If you are still thinking that I am arguing for smoking, I am not. It's about freedom of choice. How is freedom of choice a radical idea in a free society? Why does a business owner have to abide by a piece of legislation passed by his representative banning indoor smoking in any restaurant or bar thus cutting his profits due to a loss of clientele? It is not up to a man in a suit 1,000 miles away to decide such issues. It is not up to men in suits who believe they know what is moral or immoral to legislate moral behavior. Moral behavior is something that is nourished and developed at home, the community, the church, synagogue or mosque, wherever such learning needs to naturally take place.

It is not up to an elected official to choose which portion of society gets what sort of privilege. If an individual business owner wants to offer his services to cigarette smoking patrons, then so be it. If he does not, then so be it. It is after all his business and his property so it is his decision. In this manner if a smoker wishes to go to a restaurant or bar to smoke and eat in peace without being discriminated against, he may choose to go to an establishment that allows this. This choice is consequently eliminated from both the business owner and the individual when moral behaviors are legislated. People are forced to conform to a set of rules which they may accept at first but will eventually rebel against as was the case with Prohibition.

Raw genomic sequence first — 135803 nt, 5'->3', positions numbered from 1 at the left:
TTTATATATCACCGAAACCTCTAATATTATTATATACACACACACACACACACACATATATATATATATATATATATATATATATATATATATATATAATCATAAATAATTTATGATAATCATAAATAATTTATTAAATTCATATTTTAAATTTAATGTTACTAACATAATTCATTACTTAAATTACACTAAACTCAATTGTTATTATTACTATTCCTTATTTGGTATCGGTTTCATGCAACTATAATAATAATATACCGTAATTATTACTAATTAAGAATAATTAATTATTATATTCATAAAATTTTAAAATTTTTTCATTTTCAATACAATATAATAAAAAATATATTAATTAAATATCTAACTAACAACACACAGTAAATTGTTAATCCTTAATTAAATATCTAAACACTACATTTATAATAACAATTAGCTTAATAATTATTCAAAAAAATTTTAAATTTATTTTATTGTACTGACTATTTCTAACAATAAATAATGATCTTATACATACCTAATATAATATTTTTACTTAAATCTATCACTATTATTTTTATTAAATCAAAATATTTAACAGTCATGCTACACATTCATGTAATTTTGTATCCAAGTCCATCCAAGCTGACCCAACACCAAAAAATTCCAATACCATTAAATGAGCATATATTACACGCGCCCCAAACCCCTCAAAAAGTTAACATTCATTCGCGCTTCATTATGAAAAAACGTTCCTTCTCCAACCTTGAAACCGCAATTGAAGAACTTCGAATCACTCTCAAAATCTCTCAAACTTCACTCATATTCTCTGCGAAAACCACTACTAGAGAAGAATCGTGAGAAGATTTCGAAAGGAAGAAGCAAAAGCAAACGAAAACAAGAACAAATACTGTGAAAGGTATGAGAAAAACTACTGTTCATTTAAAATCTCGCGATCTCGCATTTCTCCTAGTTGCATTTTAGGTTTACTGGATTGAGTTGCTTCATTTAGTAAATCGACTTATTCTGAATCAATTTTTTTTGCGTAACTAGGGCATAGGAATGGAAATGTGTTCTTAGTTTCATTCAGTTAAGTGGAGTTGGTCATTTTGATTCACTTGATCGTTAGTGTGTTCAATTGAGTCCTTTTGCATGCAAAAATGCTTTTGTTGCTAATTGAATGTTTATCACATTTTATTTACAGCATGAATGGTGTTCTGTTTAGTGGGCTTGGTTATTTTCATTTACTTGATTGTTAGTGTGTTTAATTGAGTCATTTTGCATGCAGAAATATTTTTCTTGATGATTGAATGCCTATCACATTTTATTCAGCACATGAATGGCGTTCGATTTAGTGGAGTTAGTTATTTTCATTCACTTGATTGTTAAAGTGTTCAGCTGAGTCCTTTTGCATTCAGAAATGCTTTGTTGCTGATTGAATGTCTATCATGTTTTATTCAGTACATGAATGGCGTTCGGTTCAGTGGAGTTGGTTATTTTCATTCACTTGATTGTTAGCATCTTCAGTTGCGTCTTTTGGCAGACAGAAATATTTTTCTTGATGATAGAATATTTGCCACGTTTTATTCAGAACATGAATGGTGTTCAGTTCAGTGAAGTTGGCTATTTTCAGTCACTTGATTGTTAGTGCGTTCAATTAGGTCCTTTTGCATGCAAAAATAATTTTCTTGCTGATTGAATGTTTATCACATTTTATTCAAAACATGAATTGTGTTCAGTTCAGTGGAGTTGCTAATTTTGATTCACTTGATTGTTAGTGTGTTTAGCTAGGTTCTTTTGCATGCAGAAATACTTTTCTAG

As higher and higher taxes are levied on tobacco, smokers are turning to homemade cigarettes which are far more dangerous due to it not being observed by specialists or tested for certain chemicals all of which tend to occur in a factory environment where goods are being produced for later consumption, much like in the 1920s and 1930s when individuals turned to moonshine. In a far out scenario which is not so far out there if one thinks about it, perhaps if cigarette smoking is made illegal it will become much like marijuana. It does not prevent individuals from smoking it but they do it through more dangerous means by engaging in black market exchanges where there is no oversight in the production of these goods to ensure the safety and health of the user. A new crime syndicate may arise from it and a new "war on cigarettes" may become the next "war on drugs."

Hitler banned smoking in Germany during his Reich; he said in 1942 “I am convinced that if I had been a smoker, I never would have been able to bear the cares and anxieties which have been burdens to me for so long. Perhaps the German people owe its salvation to that fact."

This is simply a pro-liberty argument. May I as an individual with certain unalienable rights be allowed to make my own decisions as to how I want to engage in my daily activities? Or should I be told how to carry on and be told that perhaps this is for the best and for my own safety and health? Thanks for caring, but I would rather be allowed to choose. After all isn't the government instituted among men, deriving their powers from the consent of those governed? That is not me though; I'm just quoting a document that seems to be forgotten these days here in America.

January 18, 2010